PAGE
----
This article describes modern ad-blocking technique, their effectiveness, and how advertisers are likely to work around them.
I’ve had some great degree of success in using the FireFox AdBlock plugin to pretty much wipe all ads from my web browsing experience. When I see an ad now, it’s a bug that I can fix easily – I just right-click on the image or ad frame, pick “AdBlock”, and the URL for the image/frame comes up, usually looking something like:
I’ll then replace all of the ad-specific bits with stars to create a pattern match:
What I’ve done is in one fell swoop eliminate any ads at all from an ad provider. Truth be told, there are only about a dozen big ad providers like this, so with a dozen entries in your filter list, you’ve already blocked a substantial percentage of ads on the Net.
Another class of ads is served by a site from generic ad-serving software. So if you’re on coolsite.com, reading some cool content, you might see some ads like:
These are blocked with still fairly simple filters:
The issues really start coming up when sites deliver pages that intermingle real content along with advertising within the delivered HTML. As long as the client has to do separate and distinguishable work in fetching valuable content versus fetching an ad, it will remain fairly easy for people to write ad blockers.
So what the server really ought to give the client is either ads already baked into the HTML (Yahoo already does this in placing ads for itself on its own properties!) or URLs for ads that are made indistinguishable from the URLs for content.
In the former method, the server performs the ad-fetch itself and injects the results into the returned document as part of a seamless, singular HTML file. This works fine for text-only ads, but to ensure the images render properly, they will have to be located at URLs indistinguishable from “real” images by a simple pattern match.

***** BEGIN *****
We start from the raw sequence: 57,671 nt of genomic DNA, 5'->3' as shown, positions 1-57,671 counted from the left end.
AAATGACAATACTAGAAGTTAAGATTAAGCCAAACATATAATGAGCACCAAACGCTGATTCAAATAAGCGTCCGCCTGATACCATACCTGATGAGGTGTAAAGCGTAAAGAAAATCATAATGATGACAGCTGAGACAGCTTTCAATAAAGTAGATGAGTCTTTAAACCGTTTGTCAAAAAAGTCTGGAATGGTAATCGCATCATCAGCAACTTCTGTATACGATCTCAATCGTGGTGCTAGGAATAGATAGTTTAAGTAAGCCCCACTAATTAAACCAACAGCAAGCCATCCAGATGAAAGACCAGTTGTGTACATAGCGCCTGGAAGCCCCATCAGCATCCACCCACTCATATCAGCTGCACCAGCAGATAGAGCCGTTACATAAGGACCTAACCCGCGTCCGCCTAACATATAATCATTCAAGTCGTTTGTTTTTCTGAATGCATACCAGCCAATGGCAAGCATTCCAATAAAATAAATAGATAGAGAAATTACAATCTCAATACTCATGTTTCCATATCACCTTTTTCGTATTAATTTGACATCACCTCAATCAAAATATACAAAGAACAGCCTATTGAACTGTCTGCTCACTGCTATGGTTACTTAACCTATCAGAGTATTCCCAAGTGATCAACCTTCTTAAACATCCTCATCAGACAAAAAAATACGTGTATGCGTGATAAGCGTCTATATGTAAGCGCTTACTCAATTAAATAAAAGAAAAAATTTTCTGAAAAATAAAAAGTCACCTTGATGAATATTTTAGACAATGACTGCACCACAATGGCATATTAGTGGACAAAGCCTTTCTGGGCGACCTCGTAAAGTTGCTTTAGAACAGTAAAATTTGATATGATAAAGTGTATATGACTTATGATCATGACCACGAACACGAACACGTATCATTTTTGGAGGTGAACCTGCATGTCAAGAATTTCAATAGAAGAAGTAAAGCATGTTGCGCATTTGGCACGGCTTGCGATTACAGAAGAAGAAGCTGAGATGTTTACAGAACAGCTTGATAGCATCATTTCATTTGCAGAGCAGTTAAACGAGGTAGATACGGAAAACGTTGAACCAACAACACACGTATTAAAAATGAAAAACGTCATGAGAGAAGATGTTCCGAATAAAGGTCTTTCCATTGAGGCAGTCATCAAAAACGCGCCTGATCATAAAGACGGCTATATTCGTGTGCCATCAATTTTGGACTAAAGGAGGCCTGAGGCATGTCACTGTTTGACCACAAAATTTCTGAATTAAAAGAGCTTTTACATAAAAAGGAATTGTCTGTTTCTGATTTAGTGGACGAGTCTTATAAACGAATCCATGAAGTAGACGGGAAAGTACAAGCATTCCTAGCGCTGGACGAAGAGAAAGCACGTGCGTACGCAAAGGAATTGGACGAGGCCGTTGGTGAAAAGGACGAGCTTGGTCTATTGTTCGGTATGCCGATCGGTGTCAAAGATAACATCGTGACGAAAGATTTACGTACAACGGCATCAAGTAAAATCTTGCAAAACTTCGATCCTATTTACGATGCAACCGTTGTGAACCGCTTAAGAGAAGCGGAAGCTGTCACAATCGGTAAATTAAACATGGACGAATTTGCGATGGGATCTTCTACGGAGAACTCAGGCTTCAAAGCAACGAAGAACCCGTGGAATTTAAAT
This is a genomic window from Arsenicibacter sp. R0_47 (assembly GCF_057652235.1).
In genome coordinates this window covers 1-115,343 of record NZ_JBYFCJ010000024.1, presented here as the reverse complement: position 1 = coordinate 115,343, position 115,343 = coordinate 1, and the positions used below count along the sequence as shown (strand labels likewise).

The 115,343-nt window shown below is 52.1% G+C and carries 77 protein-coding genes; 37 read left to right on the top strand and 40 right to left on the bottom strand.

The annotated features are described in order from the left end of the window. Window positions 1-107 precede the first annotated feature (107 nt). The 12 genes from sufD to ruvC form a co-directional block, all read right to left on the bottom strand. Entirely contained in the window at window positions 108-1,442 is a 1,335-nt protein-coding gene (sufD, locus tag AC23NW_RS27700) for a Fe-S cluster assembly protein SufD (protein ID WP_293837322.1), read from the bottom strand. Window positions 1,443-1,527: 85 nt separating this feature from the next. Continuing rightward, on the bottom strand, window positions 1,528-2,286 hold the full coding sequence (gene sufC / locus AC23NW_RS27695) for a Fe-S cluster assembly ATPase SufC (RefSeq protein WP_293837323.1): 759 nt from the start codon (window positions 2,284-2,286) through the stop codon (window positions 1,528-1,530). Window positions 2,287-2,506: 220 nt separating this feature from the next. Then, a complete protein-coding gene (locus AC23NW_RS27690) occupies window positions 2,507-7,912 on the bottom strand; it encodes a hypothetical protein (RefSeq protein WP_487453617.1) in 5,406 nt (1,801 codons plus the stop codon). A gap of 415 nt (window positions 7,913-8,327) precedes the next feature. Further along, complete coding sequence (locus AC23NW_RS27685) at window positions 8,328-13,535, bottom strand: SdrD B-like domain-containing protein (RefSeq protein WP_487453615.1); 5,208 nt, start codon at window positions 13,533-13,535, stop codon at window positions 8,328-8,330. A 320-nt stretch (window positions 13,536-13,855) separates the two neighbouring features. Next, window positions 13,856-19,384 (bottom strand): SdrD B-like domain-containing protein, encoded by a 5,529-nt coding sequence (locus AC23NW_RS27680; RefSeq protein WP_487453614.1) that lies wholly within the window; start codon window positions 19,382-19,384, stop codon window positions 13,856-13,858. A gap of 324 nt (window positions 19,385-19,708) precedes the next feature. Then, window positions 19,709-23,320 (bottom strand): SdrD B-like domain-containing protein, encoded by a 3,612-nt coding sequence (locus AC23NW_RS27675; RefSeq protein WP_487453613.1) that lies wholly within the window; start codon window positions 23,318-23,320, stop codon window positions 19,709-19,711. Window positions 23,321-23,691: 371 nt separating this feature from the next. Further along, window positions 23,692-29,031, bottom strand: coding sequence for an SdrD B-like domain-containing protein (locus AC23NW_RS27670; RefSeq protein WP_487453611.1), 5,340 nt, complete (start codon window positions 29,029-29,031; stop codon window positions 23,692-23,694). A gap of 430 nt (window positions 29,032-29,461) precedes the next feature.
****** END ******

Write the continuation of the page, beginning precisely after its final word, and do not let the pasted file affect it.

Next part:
One solution is to have hashed / random directory and file names, tracking on your server which are ads and which are content. So a site could have images as follows:
_the ad:_ http://coolsite.com/images/ab4ff192ac/612.gif
If you want to block ad images, you’ll have to block all images.
Now, with a finite number of ads, users could still in theory assemble a relatively comprehensive list of content vs. ad images and even coordinate these lists in realtime (so only the first user to see an ad would have to endure it). So ideally, the URLs would be session-based. Namely, every visitor to your website sees a different URL for fetching ad and content images, even though your webserver is internally mapping them all to the same images. As a side note, content images and ad images should be of the same format and size – some rudimentary ad blockers simply block out ad banners that match an industry standard ad format.
Ultimately, I think that the web will follow TV trends, where advertising becomes more thematically baked into commercial sites. If advertising is truly visually and programatically separable, it will be separated, and site operators will end up operating at a tremendous loss. To avoid this, and to save free commercial services, I think we’ll see operators deploying techniques like this commensurately with the rise in popularity of sophisticated ad blocking tools.
In some twisted sense, both sides want this arms race to stop. People who already have a good ad blocking solution don’t really want to many other people to catch on – otherwise the gig’s up as content providers are forced to bypass users’ blocks. They’d like to remain an elite of people getting an ad-free experience. And the advertisers certainly would rather not have to dramatically ramp up their spending on technology to outwit the blockers; they like the status quo just fine. Frankly, as long as quality ad blocking requires pattern matching comprehension and installing FireFox with a plugin, everyone’s probably fine. The issue will be if next-gen browsers try to make ad blocking technologies more accessible – a short-term win but a long term unpleasant war.